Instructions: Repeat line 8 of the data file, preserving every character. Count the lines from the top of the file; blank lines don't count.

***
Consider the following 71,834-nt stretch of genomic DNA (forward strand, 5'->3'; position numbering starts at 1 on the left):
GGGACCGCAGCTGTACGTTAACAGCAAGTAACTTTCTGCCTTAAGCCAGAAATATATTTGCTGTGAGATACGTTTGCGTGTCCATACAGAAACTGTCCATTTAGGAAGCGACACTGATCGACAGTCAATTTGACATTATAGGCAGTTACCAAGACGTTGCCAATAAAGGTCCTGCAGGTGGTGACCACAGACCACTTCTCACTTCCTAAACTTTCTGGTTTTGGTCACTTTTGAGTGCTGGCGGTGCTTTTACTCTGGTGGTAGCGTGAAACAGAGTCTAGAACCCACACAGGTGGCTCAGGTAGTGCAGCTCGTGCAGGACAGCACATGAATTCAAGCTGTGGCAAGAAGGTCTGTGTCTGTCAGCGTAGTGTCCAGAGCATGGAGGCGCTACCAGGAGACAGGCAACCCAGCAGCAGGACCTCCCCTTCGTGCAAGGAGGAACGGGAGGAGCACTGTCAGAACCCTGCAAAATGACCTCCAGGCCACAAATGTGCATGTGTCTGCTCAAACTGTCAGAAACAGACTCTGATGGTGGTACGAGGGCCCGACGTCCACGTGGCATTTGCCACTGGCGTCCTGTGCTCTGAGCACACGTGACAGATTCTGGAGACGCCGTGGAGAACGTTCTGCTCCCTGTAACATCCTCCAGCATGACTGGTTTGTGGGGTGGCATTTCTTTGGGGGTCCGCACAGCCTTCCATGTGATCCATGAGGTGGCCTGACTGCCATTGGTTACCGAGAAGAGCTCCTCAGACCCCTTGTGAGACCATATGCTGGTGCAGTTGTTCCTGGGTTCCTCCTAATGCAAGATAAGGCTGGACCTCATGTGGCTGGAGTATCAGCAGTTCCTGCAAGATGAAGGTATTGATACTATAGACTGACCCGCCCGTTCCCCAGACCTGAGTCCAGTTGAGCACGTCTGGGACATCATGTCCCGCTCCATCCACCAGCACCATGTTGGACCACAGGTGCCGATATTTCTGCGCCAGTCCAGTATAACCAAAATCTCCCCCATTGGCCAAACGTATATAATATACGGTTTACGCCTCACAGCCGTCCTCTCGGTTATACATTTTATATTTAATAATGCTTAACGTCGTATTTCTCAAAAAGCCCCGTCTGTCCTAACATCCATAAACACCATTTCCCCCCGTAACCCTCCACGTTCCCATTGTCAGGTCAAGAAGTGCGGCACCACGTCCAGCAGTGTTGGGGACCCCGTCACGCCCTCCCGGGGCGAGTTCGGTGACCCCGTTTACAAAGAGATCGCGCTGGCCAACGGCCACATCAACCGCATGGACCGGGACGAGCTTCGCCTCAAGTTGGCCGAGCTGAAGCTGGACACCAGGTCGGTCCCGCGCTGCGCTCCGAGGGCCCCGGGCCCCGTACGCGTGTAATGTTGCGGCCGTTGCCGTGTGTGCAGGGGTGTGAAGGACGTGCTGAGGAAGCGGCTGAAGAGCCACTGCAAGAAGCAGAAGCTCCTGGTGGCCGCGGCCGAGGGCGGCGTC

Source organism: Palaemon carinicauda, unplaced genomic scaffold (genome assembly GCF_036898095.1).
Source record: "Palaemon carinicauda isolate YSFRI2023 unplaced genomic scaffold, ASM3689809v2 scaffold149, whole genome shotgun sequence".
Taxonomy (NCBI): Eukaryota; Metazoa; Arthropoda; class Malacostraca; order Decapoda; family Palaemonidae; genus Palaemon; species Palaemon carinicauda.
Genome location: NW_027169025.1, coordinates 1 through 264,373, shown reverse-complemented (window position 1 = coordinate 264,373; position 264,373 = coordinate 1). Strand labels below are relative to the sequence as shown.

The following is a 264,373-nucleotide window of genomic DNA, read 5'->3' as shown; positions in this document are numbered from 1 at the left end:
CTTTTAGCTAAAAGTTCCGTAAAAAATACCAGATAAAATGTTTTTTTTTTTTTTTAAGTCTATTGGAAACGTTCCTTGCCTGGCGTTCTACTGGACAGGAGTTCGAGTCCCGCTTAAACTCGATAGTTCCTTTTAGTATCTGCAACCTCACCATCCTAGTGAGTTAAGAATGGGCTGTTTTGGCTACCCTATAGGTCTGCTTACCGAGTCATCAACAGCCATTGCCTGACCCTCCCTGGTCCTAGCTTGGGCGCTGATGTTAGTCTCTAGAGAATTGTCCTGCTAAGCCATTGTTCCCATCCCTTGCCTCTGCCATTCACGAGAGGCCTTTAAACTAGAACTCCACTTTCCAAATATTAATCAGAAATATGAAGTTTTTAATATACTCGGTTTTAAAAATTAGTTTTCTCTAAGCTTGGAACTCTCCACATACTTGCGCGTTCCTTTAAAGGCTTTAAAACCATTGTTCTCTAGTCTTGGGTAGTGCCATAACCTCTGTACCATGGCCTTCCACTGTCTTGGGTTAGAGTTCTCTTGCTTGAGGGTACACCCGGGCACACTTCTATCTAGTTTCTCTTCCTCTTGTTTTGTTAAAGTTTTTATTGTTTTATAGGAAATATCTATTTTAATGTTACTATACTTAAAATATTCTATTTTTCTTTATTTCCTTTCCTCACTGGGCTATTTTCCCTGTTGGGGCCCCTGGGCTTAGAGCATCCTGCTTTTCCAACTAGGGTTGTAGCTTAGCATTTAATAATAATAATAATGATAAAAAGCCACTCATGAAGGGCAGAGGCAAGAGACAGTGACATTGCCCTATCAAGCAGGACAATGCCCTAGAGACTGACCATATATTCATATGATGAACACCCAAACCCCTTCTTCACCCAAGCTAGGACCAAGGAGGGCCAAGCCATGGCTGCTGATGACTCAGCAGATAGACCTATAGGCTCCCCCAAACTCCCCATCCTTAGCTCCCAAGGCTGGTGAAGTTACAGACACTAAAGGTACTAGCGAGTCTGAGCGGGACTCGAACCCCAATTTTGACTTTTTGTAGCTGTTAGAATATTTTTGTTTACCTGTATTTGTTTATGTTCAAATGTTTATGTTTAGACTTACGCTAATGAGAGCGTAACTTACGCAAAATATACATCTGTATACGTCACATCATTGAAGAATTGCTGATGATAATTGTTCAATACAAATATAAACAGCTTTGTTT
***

CTTTTAGCTAAAAGTTCCGTAAAAAATACCAGATAAAATGTTTTTTTTTTTTTTTAAGTCTATTGGAAACGTTCCTTGCCTGGCGTTCTACTGGACAGGAGTTCGAGTCCCGCTTAAACTCGATAGTTCCTTTTAGTATCTGCAACCTCACCATCCTAGTGAGTTAAGAATGGGCTGTTTTGGCTACCCTATAGGTCTGCTTACCGAGTCATCAACAGCCATTGCCTGACCCTCCCTGGTCCTAGCTTGGGCGCTGATGTTAGTCTCTAGAGAATTGTCCTGCTAAGCCATTGTTCCCATCCCTTGCCTCTGCCATTCACGAGAGGCCTTTAAACTAGAACTCCACTTTCCAAATATTAATCAGAAATATGAAGTTTTTAATATACTCGGTTTTAAAAATTAGTTTTCTCTAAGCTTGGAACTCTCCACATACTTGCGCGTTCCTTTAAAGGCTTTAAAACCATTGTTCTCTAGTCTTGGGTAGTGCCATAACCTCTGTACCATGGCCTTCCACTGTCTTGGGTTAGAGTTCTCTTGCTTGAGGGTACACCCGGGCACACTTCTATCTAGTTTCTCTTCCTCTTGTTTTGTTAAAGTTTTTATTGTTTTATAGGAAATATCTATTTTAATGTTACTATACTTAAAATATTCTATTTTTCTTTATTTCCTTTCCTCACTGGGCTATTTTCCCTGTTGGGGCCCCTGGGCTTAGAGCATCCTGCTTTTCCAACTAGGGTTGTAGCTTAGCATTTAATAATAATAATAATGATAAAAAGCCACTCATGAAGGGCAGAGGCAAGAGACAGTGACATTGCCCTATCAAGCAGGACAATGCCCTAGAGACTGACCATATATTCATATGATGAACACCCAAACCCCTTCTTCACCCAAGCTAGGACCAAGGAGGGCCAAGCCATGGCTGCTGATGACTCAGCAGATAGACCTATAGGCTCCCCCAAACTCCCCATCCTTAGCTCCCAAGGCTGGTGAAGTTACAGACACTAAAGGTACTAGCGAGTCTGAGCGGGACTCGAACCCCAATTTTGACTTTTTGTAGCTGTTAGAATATTTTTGTTTACCTGTATTTGTTTATGTTCAAATGTTTATGTTTAGACTTACGCTAATGAGAGCGTAACTTACGCAAAATATACATCTGTATACGTCACATCATTGAAGAATTGCTGATGATAATTGTTCAATACAAATATAAACAGCTTTGTTT